The choice between fewer work hours versus increased consumption has significant implications for the rate of climate change. A number of studies (e.g. Knight et al. 2012, Rosnick and Weisbrot 2006) have found that shorter work hours are associated with lower greenhouse gas emissions and therefore less global climate change. This paper estimates the impact on climate change of reducing work hours over the rest of the century by an annual average of 0.5 percent. It finds that such a change in work hours would eliminate about one-quarter to one-half of the global warming that is not already locked in (i.e. warming that would be caused by 1990 levels of greenhouse gas concentrations already in the atmosphere). The analysis uses four “illustrative scenarios” from the Intergovernmental Panel on Climate Change (IPCC), and software from the Model for the Assessment of Greenhouse-gas Induced Climate Change to estimate the impact of a reduction in work hours.
The world will have to cope with some amount of climate change. Already, humans have released sufficient greenhouse gases into the atmosphere to raise the average surface temperature of the planet. Atmospheric concentrations will be high enough as to induce further warming for some time—even if emissions of greenhouse gases return to 1990 levels.
Heading off more serious climate change will require a variety of policy changes. In this paper, we produce some rough estimates for the impact on the climate due to one possible important policy change—a gradual reduction in work hours. The direct cost of a reduction in work hours is at worst very small. In standard neoclassical models, the loss of consumption due to working less is offset in large part by an increase in leisure. In fact, a reduction in work hours may increase hourly productivity or (when employment is depressed) increase the employed share of the population.2 These effects may offset aggregate income losses, with higher levels of employment having the additional effect of lowering the cost of unemployment benefits.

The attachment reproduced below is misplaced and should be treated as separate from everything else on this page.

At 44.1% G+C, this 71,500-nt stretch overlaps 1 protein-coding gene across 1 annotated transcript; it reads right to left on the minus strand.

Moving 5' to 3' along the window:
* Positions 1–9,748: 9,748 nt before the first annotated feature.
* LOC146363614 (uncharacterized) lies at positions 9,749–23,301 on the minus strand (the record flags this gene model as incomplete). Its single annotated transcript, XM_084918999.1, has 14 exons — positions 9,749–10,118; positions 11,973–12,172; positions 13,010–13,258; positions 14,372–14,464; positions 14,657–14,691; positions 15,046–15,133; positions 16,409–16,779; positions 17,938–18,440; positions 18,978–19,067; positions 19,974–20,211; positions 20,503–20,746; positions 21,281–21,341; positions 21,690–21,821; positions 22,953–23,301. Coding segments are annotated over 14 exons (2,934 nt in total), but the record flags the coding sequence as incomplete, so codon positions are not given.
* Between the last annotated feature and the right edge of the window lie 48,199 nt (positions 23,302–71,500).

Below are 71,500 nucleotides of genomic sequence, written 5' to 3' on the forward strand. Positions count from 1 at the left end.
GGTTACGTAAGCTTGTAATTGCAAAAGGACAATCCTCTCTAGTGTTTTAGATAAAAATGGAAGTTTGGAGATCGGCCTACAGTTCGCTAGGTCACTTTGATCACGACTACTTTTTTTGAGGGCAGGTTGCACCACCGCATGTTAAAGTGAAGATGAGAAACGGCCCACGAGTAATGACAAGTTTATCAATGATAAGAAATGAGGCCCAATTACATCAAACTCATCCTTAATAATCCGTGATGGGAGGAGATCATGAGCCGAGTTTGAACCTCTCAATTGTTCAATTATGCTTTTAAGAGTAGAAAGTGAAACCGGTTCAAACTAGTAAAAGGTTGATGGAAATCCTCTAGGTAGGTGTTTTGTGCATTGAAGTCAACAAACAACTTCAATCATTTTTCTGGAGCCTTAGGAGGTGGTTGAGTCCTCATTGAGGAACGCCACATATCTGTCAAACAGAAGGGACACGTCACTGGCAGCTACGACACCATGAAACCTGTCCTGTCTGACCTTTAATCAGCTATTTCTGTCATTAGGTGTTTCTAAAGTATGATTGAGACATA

To the extent that working less will result in lower production, however, lower production should result in a fall in emission of greenhouse gases. In addition, there may be a shift in emission intensity per dollar of output as consumption patterns change.3 How all these different factors might interact to change projected emissions is still an open question. Further, the sensitivity of the climate to greenhouse gas emissions is subject to a wide range of uncertainty. Nevertheless, in this paper we will estimate some general rules of thumb for the climate impact of a reduction in work hours. These will depend on the emissions baseline and the response of various actors to the policy change, but are robust to varying estimates of climate sensitivity.
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1 The author would like to thank Mark Weisbrot, Sara Kozameh, Dan Beeton, and Stephan Lefebvre for editing and helpful comments. The author is an economist at the Center for Economic and Policy Research, in Washington D.C.
2 See Baker (2009) and Baker (2011).
3 For more in this topic, see Schor (2010).